I believe in the Trinitarian view of God. I affirm that the doctrine of the Trinity is crucial and it concerns who God is and whom we should worship and to whom we should pray. I believe that God eternally exists as three persons, the Father, the Son, and the Holy Spirit, and each person is fully God and there is one God. I affirm that the Father is not the Son and the Father is not the Holy Spirit but they are distinct persons. Scripture is absolutely clear that there is one and only one God. The three different persons of the Trinity are one not only in purpose and in agreement on what they think but they are one,, in essence, one in their essential nature. I believe that the Trinity is eternal and there have always been three. The Father, the Son, and the Holy Spirit and all of them have always been divine. The function of one member of the Trinity may, for a time, be subordinate to one or both of the other members of the Trinity but that does not mean he is in any way inferior in essence.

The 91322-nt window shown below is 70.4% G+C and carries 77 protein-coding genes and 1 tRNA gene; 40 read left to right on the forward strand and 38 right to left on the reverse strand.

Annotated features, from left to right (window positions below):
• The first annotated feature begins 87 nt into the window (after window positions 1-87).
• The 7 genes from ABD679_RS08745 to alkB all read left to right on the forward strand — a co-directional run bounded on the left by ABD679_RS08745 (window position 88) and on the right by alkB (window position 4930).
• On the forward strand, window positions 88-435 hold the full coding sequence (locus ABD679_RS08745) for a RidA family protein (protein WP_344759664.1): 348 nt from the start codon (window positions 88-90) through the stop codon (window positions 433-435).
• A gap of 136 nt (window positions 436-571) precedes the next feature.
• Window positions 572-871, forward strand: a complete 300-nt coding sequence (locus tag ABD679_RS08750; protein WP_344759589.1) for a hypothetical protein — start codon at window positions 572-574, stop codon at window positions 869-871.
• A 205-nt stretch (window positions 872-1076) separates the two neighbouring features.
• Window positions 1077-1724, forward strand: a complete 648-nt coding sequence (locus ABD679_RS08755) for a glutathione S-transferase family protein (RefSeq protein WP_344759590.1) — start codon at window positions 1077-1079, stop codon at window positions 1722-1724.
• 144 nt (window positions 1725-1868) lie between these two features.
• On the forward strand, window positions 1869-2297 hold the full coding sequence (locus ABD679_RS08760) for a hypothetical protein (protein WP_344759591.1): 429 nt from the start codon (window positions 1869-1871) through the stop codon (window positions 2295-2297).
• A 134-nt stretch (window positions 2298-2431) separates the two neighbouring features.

All allegories we may adopt to explain the Trinity have its own shortcomings. I affirm that the Trinity is incomprehensible and we cannot fully understand the mystery of the Trinity. We can try to explain the Trinity using many allegories but nothing will be able to fully represent the reality of this doctrine in its fullness. I believe that New Testament is Trinitarian in character, and there is no explicit development of the doctrine of the Trinity in its pages. The theologians of the early church were faithful to the biblical witness when they embarked on the difficult task of formulating a coherent Trinitarian doctrine.